Hey, Season 14’s been off to a pretty good start hasn’t it? The Treehouse of Horror episode was pretty fun, and as far as cameo laden episodes go the rockstar one from yesterday was pretty good. Well let’s take that momentum and bring it to a screeching halt!
Our episode starts off with the family sitting around watching some new version of Survivor where it’s all animals. I’m kind of shocked they haven’t resorted to actually making that show by now. But that show was apparently too dumb for the Simpsons, and the flip channels to catch something called “Touch the Stove” where it’s just a host making people hold their hands to hot stoves. Reality shows, everybody!
The family complain about the terrible new shows that are on network TV, so Bart recommends that they get a satellite setup and get all sorts of other stupid shows. So Bart and Homer head to the horse track, win some money, and then go to a store to buy a satellite package. And sometime later that year a van finally shows up, hooks their satellite up to the roof, and they begin beaming in transmissions from a satellite being run by monkey astronauts.
And they love it. Homer and Bart quickly become addicted to having so many stupid channels, and begin watching whatever they can. They check out an NBC feed that shows Tom Brokaw purging in between commercials, Japanese Friends, and the clock channel. But while they’re busy becoming addicted to the TV, Lisa is busy studying for some big competency test that the Elementary School kids are about to take, which Bart is obviously planning on blowing off.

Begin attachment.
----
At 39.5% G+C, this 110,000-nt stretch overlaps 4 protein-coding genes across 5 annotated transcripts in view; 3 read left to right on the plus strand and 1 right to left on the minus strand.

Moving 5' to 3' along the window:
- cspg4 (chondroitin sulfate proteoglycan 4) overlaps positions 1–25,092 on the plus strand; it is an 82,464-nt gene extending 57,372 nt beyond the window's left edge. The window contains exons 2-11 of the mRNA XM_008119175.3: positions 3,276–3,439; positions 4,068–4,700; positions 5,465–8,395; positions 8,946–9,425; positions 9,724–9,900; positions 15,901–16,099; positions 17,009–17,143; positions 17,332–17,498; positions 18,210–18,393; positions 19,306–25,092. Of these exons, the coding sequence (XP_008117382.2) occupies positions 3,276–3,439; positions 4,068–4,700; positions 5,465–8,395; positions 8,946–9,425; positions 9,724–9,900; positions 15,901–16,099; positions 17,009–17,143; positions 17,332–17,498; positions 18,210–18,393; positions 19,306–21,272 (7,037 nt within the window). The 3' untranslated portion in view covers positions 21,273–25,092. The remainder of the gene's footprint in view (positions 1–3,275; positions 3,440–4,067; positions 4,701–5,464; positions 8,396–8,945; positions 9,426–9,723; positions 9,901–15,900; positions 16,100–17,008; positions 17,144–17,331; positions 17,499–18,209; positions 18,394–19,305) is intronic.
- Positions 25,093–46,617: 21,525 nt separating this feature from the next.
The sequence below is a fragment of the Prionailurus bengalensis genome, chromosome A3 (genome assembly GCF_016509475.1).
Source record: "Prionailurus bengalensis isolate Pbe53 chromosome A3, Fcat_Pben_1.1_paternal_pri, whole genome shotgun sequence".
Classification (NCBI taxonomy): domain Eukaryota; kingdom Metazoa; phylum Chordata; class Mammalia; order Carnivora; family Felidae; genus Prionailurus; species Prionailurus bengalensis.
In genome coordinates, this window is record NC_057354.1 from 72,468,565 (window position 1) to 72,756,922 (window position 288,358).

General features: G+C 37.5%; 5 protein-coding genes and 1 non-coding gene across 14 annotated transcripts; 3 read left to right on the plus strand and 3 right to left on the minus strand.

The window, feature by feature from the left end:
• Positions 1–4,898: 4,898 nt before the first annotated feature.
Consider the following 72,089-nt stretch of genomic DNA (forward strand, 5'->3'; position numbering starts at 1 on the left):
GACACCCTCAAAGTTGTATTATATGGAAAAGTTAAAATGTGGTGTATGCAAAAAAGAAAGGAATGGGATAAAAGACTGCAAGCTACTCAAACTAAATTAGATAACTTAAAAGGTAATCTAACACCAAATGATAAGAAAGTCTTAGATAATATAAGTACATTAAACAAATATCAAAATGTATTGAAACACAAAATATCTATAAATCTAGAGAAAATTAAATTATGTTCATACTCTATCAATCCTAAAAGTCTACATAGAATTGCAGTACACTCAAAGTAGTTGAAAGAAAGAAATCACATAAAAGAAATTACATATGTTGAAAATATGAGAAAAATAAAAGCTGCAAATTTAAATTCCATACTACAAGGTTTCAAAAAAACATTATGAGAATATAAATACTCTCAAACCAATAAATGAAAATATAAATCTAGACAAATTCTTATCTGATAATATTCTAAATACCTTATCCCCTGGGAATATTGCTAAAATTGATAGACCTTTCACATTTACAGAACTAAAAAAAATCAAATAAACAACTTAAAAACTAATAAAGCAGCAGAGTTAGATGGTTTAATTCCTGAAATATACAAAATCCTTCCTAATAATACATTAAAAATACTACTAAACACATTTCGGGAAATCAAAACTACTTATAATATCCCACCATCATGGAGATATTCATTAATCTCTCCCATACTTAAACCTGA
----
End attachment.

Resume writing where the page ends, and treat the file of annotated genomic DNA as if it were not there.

By the time that test finally comes around Bart hasn’t studied a bit, and has barely slept for days, instead just living on the couch with Homer, slowly going feral. But he has to go to the test, and heads in, barely dealing with reality. And when the test begins, Bart is less than prepared. Plus, the TV has destroyed his ability to pay attention, and he quickly starts daydreaming, ignoring the test and participating in a Horah dance with Tom Brokaw, Japanese Friends, a man with the head of a clock, a Pikachu ripoff, Bender from Futurama, and an insane clown.
Sometime later we see that all of the Elementary School kids are gathered in the auditorium for an assembly where Skinner is discussing the test. Apparently most everyone did good, and Lisa in particular did great. So great that they’re moving her up to the third grade. And when Bart starts making a scene to pick on Lisa, Skinner also announces that Bart did so bad he’s being demoted to the third grade. Apparently Bart’s strategy of losing his grip on reality was not a good one when it came to test-taking. Go figure.
So yeah, Bart and Lisa are now in the same class. That’s going to go great! And shockingly, despite its initial awkwardness, Bart starts doing great. Mainly because he already passed this grade, and remembers all of the info. And Lisa’s not doing so hot. The new class is more strenuous than she was used to, and she can’t bring herself to taking Bart’s advice and use his little tricks and memory games. And when Bart does slightly better than her on a geography quiz, she breaks.
And things are made even worse when the third grade class is ready to go on an overnight field trip to Capital City to learn about government, and they’re going to be each other’s buddy. There is a fun moment where they teach all the other third graders about the Punch Buggy game, which was nice. It’s always great when you learn that not everyone plays the same weird games, or has the same weird sayings as your family.